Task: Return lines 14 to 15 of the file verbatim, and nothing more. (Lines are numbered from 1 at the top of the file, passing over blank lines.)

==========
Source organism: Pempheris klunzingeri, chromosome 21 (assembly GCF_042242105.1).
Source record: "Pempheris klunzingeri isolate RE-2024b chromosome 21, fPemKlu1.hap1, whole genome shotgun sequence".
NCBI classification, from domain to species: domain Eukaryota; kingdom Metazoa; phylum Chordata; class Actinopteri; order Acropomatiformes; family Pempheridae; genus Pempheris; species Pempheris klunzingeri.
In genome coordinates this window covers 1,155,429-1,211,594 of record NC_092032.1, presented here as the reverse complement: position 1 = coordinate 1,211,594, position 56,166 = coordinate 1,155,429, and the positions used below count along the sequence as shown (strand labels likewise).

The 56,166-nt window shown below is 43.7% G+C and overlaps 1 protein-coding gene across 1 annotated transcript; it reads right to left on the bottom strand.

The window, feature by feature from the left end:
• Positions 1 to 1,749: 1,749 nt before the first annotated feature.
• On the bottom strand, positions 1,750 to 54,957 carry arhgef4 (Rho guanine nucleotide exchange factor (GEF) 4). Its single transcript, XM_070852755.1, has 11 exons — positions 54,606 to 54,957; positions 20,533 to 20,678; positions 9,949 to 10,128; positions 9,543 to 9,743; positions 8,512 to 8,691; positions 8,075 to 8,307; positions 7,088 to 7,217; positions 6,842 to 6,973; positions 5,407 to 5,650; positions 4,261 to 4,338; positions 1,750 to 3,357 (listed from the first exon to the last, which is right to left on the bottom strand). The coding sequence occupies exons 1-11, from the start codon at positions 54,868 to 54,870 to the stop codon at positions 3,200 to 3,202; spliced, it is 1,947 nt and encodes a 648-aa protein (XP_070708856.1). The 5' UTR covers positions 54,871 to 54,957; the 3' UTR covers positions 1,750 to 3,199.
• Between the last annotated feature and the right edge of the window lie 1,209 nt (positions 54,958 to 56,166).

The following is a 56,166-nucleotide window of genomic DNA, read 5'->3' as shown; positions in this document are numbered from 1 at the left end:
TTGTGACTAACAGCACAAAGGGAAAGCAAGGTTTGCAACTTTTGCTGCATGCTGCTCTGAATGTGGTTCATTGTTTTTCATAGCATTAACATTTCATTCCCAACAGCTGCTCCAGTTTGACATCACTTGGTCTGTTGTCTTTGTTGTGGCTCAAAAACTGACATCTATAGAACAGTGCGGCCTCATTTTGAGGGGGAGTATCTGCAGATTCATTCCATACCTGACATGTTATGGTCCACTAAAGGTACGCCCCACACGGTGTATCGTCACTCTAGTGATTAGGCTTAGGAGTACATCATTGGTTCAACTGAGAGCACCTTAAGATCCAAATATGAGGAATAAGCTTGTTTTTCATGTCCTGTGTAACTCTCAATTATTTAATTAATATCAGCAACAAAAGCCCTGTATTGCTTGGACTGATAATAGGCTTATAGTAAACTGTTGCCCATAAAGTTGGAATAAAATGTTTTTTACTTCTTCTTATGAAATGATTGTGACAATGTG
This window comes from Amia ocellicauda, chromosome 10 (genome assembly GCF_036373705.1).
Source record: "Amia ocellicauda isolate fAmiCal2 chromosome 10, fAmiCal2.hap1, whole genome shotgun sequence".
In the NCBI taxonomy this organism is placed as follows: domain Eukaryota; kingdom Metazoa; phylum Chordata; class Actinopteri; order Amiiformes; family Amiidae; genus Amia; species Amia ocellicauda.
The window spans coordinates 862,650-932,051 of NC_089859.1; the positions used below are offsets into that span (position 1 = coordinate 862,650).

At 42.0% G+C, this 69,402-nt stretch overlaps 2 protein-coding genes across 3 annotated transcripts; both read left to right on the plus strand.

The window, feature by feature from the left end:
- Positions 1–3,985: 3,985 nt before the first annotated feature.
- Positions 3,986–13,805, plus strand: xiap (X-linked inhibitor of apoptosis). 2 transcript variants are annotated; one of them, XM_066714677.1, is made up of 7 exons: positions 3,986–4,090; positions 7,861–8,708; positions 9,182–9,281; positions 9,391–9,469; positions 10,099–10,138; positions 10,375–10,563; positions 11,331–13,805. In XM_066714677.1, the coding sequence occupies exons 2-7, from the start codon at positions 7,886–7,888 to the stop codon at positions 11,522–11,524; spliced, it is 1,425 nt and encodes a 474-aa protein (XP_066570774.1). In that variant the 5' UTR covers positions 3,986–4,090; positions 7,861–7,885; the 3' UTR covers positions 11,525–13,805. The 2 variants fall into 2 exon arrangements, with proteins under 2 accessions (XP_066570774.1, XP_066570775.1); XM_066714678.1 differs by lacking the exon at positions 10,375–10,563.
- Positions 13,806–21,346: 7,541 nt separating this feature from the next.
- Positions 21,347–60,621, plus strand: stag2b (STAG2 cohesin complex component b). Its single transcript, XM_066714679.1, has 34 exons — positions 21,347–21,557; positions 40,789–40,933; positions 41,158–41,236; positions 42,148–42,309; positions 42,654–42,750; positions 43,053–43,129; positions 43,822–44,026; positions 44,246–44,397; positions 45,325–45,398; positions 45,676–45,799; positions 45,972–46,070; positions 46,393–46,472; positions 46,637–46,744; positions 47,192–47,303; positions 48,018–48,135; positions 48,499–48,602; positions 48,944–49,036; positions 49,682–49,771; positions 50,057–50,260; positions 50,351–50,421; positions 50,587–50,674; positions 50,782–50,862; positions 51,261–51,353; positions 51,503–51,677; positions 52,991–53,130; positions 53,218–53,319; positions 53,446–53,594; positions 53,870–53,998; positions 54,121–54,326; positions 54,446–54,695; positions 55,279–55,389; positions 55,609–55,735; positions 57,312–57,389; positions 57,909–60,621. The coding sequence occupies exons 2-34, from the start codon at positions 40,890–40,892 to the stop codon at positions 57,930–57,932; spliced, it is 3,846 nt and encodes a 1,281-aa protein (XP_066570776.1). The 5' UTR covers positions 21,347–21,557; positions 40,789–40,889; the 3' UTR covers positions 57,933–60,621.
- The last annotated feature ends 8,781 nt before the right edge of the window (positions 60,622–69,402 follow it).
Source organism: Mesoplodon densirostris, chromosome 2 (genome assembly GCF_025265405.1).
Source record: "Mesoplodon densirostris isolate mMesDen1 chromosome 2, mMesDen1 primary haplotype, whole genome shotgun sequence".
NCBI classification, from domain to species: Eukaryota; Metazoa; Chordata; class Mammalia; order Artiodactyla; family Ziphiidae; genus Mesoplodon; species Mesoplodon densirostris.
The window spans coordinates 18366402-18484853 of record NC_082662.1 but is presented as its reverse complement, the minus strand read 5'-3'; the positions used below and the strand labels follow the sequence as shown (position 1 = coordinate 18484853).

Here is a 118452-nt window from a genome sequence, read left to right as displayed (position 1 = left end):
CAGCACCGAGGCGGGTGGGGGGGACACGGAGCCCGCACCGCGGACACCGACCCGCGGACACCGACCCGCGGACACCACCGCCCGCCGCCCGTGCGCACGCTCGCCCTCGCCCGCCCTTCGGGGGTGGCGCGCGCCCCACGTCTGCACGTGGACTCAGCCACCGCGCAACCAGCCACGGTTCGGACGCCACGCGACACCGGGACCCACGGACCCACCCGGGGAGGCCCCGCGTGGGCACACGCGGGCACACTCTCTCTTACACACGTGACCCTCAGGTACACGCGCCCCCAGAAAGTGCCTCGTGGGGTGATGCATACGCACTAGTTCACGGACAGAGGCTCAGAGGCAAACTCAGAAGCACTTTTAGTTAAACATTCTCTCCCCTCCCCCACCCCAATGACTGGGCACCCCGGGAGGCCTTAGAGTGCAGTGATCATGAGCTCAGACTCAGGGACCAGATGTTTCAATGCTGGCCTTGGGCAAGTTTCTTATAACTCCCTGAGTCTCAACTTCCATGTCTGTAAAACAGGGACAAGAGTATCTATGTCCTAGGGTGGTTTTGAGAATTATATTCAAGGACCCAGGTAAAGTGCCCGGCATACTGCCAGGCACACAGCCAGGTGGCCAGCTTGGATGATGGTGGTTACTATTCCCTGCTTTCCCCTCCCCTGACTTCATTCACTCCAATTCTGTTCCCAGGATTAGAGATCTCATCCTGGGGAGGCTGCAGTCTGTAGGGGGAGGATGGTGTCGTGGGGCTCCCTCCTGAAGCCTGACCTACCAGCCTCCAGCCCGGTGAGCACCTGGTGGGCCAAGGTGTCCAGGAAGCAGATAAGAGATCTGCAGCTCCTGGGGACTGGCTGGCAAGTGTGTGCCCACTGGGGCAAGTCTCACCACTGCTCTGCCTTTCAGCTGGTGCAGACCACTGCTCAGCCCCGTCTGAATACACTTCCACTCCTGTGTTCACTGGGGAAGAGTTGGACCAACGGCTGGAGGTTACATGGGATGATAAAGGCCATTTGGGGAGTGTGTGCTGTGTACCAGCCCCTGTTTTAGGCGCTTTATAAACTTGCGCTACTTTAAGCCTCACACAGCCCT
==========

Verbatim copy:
In the NCBI taxonomy this organism is placed as follows: domain Eukaryota; kingdom Metazoa; phylum Chordata; class Actinopteri; order Amiiformes; family Amiidae; genus Amia; species Amia ocellicauda.
The window spans coordinates 862,650-932,051 of NC_089859.1; the positions used below are offsets into that span (position 1 = coordinate 862,650).